The Piankashaw (or Piankeshaw) were members of the Miami nation, although they lived apart from the Miami -- in far Western Ohio, and, by the 18th century, in the territory now comprising Indiana and Illinois. The United States referred to the Piankashaws as a separate tribe in the Treaty of Greeneville. The Piankashaw, like the Miami, spoke an Algonquian language. <p> In the late 1700s and the early 1800s, the Piankashaw and the Wea worked closely together, oftentimes sharing the same villages. The Piankashaw did not play a major role in Ohio during the 1700s and the 1800s, but they were signatories for many treaties involving American Indian lands in the Ohio Territory. As tensions with encroaching Anglo-American settlers increased, many Piankashaw moved from their 18th-century home base in today's Vincennes, Indiana to Kaskaskia Illinois, or to Terre Haute -- strongholds for the Kaskaskia and Wea nations. By the early 19th century, the Piankashaws forfeited all claims to the land in what is now Ohio. The subsequently became affiliated with the Illinois Confederacy. After the Civil War, the majority of the Piankashaw -- along with the Kaskaskia and Wea -- were moved to Indian Territory (present-day Oklahoma), and endured U.S. government attempts to dissolve communally-held lands and federal tribal recognition under the assimilationist policies of the Dawes Act (1887).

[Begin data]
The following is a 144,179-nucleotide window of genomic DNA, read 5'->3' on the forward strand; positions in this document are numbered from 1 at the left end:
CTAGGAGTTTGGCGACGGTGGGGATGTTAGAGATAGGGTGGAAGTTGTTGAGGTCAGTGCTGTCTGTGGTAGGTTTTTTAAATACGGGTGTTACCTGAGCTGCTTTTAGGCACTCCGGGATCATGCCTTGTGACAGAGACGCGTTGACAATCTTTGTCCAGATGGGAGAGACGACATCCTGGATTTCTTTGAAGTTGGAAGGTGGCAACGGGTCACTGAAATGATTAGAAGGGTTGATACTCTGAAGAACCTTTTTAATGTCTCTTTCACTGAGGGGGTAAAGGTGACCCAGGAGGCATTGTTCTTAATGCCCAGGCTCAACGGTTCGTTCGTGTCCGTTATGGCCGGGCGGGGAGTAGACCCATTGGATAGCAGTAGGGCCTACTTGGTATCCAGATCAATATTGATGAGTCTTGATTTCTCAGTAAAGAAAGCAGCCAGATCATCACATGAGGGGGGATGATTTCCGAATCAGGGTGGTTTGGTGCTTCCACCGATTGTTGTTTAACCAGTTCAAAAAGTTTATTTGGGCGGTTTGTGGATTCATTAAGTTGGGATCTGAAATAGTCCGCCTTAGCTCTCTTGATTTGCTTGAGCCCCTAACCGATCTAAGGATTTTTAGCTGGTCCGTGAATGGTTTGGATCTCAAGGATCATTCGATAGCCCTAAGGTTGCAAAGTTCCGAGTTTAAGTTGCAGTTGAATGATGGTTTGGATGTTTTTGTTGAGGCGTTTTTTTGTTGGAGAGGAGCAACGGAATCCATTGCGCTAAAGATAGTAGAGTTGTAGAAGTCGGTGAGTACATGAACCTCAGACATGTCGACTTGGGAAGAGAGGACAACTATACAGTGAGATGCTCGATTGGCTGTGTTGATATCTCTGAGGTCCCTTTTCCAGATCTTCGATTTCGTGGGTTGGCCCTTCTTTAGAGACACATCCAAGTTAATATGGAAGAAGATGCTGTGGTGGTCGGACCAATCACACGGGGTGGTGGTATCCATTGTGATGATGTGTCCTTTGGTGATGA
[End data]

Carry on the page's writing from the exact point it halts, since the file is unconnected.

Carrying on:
The Piankashaw, Kaskaskia and Wea nations are federally recognized as the combined Peoria Tribe of Oklahoma in 1939, after the passage of the Oklahoma Indian Welfare Act (1937). The tribe faced dissolution of its federal status under aggressive federal recognition dissolution policies of the mid-20th century. However, the Peoria Tribe of Oklahoma regained its federal recognition in 1978.
- Hurt, R. Douglas. The Ohio Frontier: Crucible of the Old Northwest, 1720-1830. Bloomington, IN: Indiana University Press, 1996.